Custom Generators

To write your own generator for a type T, you just create an instance of Arb<T> or Exhaustive<T>.

Arbitrary#

When writing a custom arbitrary we can use the arbitrary builder which accepts a lambda that must return the type we are generating for. The parameter to this lambda is a RandomSource parameter which contains the seed and the Random instance. We should typically use the provided RandomSource if we need access to a kotlin.Random instance, as this instance will have been seeded by the framework to allow for repeatable tests.

For example, here is a custom arb that generates a random int between 3 and 6 using the arbitrary builder.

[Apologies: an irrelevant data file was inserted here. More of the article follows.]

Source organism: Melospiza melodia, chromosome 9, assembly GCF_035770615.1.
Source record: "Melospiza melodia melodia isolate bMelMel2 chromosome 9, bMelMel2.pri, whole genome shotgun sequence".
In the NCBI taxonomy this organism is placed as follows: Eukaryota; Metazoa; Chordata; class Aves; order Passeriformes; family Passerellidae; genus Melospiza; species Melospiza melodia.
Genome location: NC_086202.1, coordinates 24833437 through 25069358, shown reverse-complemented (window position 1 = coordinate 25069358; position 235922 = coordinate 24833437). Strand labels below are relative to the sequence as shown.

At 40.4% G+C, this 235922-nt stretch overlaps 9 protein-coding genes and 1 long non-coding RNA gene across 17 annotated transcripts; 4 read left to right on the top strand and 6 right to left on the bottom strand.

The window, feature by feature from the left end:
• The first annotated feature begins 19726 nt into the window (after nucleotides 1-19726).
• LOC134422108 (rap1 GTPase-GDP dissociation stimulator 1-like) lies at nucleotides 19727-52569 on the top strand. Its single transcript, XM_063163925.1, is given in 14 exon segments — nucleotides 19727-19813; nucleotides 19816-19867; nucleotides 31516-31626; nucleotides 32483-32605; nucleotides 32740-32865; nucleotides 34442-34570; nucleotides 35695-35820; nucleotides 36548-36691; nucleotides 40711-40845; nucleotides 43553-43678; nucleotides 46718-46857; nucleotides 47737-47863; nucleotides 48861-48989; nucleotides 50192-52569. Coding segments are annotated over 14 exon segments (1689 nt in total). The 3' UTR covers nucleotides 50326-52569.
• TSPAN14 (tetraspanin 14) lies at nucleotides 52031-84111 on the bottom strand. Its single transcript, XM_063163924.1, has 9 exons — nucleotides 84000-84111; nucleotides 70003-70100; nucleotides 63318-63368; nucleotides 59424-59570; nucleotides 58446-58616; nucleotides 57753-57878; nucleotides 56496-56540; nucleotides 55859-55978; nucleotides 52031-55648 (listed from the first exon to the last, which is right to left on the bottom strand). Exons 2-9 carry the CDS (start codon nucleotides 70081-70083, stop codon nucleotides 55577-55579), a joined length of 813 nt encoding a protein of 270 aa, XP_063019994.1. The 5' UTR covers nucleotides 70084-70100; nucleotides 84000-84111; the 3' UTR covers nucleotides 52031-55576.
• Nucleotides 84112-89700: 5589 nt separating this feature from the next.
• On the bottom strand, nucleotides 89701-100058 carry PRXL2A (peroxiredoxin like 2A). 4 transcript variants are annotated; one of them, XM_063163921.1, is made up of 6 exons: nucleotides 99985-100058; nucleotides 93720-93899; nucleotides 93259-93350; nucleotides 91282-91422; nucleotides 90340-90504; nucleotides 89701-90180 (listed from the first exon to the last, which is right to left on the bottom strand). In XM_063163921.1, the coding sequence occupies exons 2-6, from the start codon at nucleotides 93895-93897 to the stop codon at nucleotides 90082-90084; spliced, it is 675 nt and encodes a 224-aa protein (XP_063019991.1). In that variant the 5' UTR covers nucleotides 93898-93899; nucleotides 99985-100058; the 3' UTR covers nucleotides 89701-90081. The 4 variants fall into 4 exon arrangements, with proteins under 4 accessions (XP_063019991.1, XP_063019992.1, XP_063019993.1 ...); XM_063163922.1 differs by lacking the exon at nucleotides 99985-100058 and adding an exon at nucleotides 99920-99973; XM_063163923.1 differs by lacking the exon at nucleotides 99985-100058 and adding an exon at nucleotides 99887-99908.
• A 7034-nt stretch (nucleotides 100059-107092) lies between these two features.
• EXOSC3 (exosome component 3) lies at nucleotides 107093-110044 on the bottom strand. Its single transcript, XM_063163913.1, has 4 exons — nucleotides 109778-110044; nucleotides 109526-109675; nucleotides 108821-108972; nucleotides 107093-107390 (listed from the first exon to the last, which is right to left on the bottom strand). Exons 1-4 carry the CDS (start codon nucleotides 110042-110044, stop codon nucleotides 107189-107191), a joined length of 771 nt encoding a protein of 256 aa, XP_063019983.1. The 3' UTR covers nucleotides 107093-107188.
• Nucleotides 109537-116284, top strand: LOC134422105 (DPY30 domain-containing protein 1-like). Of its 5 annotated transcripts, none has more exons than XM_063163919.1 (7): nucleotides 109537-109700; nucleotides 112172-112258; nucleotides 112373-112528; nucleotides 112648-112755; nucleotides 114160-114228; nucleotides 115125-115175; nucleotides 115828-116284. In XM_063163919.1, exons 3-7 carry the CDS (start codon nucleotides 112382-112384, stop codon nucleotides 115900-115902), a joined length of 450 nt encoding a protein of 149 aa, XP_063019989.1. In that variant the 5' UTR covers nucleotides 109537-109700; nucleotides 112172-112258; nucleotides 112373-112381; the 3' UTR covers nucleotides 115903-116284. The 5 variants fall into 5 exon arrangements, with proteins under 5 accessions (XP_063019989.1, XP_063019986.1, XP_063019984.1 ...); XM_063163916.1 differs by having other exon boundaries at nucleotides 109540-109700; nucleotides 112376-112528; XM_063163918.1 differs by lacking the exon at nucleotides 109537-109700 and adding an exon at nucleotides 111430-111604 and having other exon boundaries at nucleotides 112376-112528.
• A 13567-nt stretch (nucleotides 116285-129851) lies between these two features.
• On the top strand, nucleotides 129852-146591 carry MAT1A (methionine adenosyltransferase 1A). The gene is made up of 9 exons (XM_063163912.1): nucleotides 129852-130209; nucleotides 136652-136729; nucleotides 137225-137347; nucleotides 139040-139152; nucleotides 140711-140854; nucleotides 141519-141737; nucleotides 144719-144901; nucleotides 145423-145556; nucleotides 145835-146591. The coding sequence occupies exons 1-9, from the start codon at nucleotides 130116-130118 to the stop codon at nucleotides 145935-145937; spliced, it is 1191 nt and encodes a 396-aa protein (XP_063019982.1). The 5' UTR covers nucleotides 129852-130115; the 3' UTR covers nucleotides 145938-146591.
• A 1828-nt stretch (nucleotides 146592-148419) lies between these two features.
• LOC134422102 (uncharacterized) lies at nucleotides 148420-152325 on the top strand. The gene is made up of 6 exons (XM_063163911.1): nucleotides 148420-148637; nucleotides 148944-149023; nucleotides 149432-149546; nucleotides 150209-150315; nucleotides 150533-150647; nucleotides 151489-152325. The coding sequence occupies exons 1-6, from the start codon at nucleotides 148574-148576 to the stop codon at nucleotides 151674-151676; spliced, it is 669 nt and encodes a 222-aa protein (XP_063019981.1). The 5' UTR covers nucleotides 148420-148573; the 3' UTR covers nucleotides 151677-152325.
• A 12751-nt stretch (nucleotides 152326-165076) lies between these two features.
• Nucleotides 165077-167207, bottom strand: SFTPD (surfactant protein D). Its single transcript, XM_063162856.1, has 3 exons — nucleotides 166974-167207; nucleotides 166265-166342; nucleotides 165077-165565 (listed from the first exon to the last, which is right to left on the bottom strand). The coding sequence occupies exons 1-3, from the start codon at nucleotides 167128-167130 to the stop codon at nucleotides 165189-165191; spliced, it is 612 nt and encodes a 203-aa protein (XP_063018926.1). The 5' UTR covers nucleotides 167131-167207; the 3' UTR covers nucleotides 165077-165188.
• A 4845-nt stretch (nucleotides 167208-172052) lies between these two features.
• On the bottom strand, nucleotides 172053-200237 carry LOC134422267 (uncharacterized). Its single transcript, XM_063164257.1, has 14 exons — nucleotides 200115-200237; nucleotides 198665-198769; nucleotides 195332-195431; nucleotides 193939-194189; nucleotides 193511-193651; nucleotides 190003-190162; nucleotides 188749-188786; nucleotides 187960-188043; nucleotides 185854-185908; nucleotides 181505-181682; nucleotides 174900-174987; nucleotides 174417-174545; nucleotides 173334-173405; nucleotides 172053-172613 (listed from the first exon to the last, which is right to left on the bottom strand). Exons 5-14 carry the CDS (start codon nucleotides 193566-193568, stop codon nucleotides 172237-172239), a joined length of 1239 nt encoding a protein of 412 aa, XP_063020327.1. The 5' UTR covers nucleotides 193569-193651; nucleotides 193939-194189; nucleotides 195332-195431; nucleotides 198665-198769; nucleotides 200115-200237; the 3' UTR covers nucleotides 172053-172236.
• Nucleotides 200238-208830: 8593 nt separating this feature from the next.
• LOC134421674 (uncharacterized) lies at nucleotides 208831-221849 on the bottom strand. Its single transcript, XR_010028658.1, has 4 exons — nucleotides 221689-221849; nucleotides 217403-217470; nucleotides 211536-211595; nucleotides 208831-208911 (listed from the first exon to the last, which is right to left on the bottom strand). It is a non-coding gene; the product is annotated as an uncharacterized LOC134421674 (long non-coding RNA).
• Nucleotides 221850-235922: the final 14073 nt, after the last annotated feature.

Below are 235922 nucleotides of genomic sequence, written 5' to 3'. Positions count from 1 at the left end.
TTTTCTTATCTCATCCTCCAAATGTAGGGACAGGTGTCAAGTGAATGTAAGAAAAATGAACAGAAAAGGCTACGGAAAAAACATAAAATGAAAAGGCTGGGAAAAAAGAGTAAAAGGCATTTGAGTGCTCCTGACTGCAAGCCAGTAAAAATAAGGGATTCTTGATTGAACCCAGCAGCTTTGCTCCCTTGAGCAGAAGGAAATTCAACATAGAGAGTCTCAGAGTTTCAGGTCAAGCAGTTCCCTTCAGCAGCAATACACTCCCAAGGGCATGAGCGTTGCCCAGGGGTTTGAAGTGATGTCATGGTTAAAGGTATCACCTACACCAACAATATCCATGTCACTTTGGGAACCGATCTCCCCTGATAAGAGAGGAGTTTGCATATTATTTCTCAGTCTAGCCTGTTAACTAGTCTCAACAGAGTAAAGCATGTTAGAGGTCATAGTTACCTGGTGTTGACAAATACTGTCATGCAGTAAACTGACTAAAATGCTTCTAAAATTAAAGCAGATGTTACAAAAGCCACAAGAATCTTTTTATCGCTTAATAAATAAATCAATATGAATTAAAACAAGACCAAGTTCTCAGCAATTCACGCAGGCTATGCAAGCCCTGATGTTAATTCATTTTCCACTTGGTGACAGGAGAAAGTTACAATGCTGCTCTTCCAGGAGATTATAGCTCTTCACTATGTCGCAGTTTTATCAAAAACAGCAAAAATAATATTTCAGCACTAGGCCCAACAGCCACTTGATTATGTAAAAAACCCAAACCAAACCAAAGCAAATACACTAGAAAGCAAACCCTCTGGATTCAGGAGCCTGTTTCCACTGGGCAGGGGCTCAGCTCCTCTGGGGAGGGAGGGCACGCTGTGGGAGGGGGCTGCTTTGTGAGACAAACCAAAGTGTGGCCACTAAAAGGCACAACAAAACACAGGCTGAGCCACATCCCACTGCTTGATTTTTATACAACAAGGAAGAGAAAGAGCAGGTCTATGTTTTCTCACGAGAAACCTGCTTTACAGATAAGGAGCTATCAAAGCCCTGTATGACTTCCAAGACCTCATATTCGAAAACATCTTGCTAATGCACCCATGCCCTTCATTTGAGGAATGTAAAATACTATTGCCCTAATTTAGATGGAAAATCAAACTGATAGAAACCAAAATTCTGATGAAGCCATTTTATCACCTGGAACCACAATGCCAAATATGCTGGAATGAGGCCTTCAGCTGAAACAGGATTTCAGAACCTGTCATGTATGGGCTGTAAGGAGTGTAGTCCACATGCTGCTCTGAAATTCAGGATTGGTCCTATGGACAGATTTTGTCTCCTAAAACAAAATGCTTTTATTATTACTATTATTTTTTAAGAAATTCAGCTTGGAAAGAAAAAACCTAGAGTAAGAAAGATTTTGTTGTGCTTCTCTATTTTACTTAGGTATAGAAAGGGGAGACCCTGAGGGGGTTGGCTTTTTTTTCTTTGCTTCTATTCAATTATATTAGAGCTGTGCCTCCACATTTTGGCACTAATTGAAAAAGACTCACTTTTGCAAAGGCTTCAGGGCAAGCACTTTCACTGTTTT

val sillyArb = arbitrary { rs: RandomSource ->
rs.random.nextInt(3..6)
}

We can also use this random if we are composing other arbs when building ours.

For example, here is an Arbitrary that supports a custom class called Person, delegating to a String arbitrary and an Int arbitrary.

data class Person(val name: String, val age: Int)
val personArb = arbitrary { rs ->
val name = Arb.string(10..12).next(rs)
val age = Arb.int(21, 150).next(rs)
Person(name, age)
}

Although in the real world this type of arb would use bind, it demonstrates the principle of composing.

Exhaustive#

When writing a custom exhaustive we can use the exhaustive() extension function on a List. Nothing more to it than that really!

val singleDigitPrimes = listOf(2,3,5,7).exhaustive()
class PropertyExample: StringSpec({
"testing single digit primes" {
checkAll(singleDigitPrimes) { prime ->
isPrime(prime) shouldBe true
isPrime(prime * prime) shouldBe false
}
}
})